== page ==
The other day GEB mentioned a research project called Viewfinder which is attempting to greatly simplify the process for placing photos in the precise orientation the photos were taken for viewing with Google Earth. When version 4.2 was released last August, Google added new KML features and a Photo Viewer mode which lets you share and see photos the way they were taken – in 3D position. The photos can be normal snapshots, panoramas or complete 360 spheres as well (see this helicopter example). Not only that, but you can also have super-high resolution photos where more details are brought in as you zoom (see the Gigapxl photos for example, found under the Gallery layer folder).
If your photo shows terrain or 3D buildings which happen to be modeled in Google Earth, you can match your photo to the background for comparing your photo to the Google Earth world. The Viewfinder video demonstrates the results of this really well.
You can actually enter your photos using the built in Google Earth interface for adding a photo (see user guide tips). However, it can be a bit tricky to place the photos correctly. I’ve created a short video on how to do it. First, I found some photos by turning on the Geographic Web layer. Good candidates are photos with 3D terrain – so, I chose one at Yosemite National Park. Watch this short video for a quick tutorial on adding a photo aligned with background terrain:
(Click here for higher quality version)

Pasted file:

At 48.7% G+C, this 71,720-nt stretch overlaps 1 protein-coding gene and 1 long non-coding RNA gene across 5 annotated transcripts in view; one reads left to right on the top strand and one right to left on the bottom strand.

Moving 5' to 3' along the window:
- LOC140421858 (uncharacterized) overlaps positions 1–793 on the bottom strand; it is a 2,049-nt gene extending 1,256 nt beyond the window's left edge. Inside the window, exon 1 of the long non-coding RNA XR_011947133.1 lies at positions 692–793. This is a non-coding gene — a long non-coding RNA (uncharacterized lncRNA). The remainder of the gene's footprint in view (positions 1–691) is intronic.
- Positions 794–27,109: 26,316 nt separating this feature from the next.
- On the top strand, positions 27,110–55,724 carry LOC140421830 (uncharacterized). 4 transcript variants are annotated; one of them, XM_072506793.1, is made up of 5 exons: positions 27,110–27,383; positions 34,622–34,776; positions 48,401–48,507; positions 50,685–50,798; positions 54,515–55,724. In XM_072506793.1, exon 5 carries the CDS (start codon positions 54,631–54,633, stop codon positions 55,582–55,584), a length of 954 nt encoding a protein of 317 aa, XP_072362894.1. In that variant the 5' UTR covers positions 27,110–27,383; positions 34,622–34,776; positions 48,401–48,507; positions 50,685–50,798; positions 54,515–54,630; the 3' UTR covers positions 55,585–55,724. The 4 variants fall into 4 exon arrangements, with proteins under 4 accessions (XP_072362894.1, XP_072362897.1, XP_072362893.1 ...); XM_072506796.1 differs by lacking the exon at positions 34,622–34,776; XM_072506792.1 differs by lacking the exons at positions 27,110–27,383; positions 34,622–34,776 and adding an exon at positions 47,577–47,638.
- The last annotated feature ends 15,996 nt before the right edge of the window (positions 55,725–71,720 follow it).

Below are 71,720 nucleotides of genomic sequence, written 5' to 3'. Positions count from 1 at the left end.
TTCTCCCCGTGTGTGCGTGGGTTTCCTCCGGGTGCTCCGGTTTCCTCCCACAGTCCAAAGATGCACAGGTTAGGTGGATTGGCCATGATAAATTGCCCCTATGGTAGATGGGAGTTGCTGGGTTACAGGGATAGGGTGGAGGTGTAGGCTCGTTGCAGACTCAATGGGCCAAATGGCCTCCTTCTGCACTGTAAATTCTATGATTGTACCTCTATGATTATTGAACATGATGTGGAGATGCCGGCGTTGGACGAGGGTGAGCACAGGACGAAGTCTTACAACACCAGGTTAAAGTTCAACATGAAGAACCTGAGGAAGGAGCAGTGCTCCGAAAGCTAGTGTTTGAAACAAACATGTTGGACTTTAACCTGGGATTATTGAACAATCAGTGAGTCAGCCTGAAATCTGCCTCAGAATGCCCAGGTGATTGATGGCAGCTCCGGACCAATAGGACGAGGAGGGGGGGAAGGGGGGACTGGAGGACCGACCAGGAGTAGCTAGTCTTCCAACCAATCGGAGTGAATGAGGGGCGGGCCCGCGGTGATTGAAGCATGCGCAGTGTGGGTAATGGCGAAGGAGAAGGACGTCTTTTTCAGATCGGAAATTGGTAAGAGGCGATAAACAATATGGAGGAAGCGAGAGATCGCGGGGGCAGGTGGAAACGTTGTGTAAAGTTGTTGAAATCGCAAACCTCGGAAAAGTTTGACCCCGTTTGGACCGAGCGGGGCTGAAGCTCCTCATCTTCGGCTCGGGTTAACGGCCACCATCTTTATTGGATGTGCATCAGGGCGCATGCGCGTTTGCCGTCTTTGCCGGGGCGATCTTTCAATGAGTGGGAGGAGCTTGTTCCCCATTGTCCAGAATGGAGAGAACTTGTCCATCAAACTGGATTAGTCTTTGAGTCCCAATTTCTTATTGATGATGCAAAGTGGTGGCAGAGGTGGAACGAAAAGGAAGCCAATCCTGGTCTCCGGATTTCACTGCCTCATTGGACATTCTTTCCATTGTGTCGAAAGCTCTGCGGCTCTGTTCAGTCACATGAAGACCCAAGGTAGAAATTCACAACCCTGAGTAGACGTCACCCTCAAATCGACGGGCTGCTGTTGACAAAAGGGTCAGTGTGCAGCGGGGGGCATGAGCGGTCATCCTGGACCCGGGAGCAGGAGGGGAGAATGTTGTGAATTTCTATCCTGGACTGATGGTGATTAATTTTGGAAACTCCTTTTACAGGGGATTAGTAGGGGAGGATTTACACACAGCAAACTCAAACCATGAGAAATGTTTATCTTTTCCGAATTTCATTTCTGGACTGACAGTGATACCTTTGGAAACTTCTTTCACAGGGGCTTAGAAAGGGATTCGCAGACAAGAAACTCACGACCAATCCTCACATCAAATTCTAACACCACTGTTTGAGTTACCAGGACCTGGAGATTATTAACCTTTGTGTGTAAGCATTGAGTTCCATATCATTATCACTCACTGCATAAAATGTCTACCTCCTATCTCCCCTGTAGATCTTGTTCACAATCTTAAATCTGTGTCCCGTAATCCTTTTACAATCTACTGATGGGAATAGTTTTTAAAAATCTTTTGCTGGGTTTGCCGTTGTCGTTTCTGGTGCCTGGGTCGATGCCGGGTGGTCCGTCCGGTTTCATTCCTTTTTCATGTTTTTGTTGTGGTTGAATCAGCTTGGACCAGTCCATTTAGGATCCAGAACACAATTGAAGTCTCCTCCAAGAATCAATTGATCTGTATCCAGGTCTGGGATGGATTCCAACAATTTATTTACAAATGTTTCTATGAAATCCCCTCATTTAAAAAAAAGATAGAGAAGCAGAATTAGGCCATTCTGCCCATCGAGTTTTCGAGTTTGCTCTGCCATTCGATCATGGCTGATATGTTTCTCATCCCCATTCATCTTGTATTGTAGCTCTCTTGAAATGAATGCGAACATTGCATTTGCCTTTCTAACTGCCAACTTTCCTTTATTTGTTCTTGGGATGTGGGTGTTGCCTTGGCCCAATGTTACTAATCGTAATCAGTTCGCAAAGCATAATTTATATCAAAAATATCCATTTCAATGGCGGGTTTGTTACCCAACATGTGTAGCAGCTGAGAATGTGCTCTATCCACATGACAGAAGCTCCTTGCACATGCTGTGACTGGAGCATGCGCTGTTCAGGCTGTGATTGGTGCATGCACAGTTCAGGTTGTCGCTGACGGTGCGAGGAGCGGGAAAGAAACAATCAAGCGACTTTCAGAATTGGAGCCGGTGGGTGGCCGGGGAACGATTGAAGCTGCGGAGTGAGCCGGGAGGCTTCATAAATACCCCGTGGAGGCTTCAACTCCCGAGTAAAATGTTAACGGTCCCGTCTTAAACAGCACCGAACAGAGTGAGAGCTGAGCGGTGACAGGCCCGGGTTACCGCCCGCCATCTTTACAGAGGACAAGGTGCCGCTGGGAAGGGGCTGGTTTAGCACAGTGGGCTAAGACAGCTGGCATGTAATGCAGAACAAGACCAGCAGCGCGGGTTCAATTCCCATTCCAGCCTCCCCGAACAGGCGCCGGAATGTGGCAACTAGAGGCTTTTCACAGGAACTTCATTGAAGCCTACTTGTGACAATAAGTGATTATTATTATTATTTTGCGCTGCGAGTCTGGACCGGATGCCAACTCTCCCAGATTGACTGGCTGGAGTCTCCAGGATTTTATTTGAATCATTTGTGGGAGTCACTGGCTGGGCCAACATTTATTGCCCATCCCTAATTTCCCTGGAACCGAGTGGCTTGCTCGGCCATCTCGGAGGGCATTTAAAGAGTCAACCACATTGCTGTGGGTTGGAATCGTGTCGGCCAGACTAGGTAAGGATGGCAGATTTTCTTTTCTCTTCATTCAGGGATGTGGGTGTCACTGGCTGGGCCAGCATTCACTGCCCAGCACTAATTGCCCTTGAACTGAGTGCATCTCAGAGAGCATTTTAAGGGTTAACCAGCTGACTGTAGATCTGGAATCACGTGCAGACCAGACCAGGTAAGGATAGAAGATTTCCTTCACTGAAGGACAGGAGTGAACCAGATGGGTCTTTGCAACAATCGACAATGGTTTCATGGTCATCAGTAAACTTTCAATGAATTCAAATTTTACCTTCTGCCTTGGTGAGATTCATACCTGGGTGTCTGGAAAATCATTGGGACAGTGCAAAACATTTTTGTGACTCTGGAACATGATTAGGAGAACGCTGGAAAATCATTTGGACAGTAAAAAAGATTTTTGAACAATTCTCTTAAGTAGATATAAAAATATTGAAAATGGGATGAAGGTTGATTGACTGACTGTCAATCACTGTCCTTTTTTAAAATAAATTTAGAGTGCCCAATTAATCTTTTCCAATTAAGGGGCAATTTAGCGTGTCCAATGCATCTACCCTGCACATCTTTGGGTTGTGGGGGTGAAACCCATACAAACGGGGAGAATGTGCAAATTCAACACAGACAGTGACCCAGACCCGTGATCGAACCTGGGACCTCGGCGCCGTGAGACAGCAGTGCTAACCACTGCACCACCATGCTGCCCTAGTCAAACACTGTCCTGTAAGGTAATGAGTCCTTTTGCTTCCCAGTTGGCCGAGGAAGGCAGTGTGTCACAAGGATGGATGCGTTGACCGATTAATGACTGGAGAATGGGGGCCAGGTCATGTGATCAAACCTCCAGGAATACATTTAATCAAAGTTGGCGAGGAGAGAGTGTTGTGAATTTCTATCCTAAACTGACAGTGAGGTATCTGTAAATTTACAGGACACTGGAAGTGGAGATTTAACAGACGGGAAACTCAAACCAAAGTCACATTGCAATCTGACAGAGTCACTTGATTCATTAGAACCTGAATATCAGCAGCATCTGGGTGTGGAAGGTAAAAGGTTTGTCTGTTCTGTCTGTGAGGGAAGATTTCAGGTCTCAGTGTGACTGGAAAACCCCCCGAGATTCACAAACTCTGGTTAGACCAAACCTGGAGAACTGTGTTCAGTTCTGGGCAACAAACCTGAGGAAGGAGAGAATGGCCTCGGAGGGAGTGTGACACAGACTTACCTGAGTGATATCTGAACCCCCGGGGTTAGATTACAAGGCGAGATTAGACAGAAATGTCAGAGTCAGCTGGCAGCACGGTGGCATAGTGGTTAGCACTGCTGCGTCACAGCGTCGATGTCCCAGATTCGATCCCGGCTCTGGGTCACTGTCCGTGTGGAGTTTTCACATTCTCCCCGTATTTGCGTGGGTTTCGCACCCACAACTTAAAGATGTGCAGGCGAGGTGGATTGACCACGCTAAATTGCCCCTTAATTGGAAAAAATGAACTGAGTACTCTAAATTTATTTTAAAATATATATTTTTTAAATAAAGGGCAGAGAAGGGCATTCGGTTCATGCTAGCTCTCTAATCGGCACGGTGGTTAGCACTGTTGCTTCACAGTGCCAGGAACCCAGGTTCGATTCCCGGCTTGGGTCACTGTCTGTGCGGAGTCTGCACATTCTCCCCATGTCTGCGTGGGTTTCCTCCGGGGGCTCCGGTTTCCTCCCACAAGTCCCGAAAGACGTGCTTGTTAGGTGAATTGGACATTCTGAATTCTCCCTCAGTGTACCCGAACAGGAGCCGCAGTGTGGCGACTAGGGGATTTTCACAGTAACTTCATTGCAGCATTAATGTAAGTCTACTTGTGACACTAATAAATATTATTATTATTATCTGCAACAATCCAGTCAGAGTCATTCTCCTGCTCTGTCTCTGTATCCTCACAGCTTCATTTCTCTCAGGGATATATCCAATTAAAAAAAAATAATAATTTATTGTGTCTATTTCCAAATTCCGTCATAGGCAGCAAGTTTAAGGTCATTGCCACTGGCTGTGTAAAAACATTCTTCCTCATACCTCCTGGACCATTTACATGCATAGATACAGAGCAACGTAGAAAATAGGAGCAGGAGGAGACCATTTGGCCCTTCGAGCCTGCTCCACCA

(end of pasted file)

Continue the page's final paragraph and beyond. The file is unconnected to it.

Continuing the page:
Keep reading for more details and advanced photo techniques for Google Earth.
You can add your own photos, or find photos on other sites like I’ve done in the video from Panoramio. Here’s a link to the resulting KML file for the photo of the Mirror Lake shown in the video (photo by ‘andybandi’ at Panoramio). And here is another photo of the Grand Canyon in Google Earth (photo by ‘DJR’ at Panoramio). You can use your scroll wheel on your mouse to zoom in/out.
Not all the terrain in Google Earth is such an exact match. Google has been gradually adding terrain with higher resolution (for examples, see here, and here). Places with high resolution terrain include: the US, parts of western Canada, Swiss Alps, New Zealand, and Portugal.
Advanced: See the tutorial by GELessons on using DigitalUrban’s Photo Overlay Creator tool for processing very high resolution photos. Also see DigitalUrban’s tutorial. There are also details at the Google Earth site about adding photo overlays. One More Tip: the process of moving around to adjust photo position when adding a photo is greatly enhanced if you use a SpaceNavigator.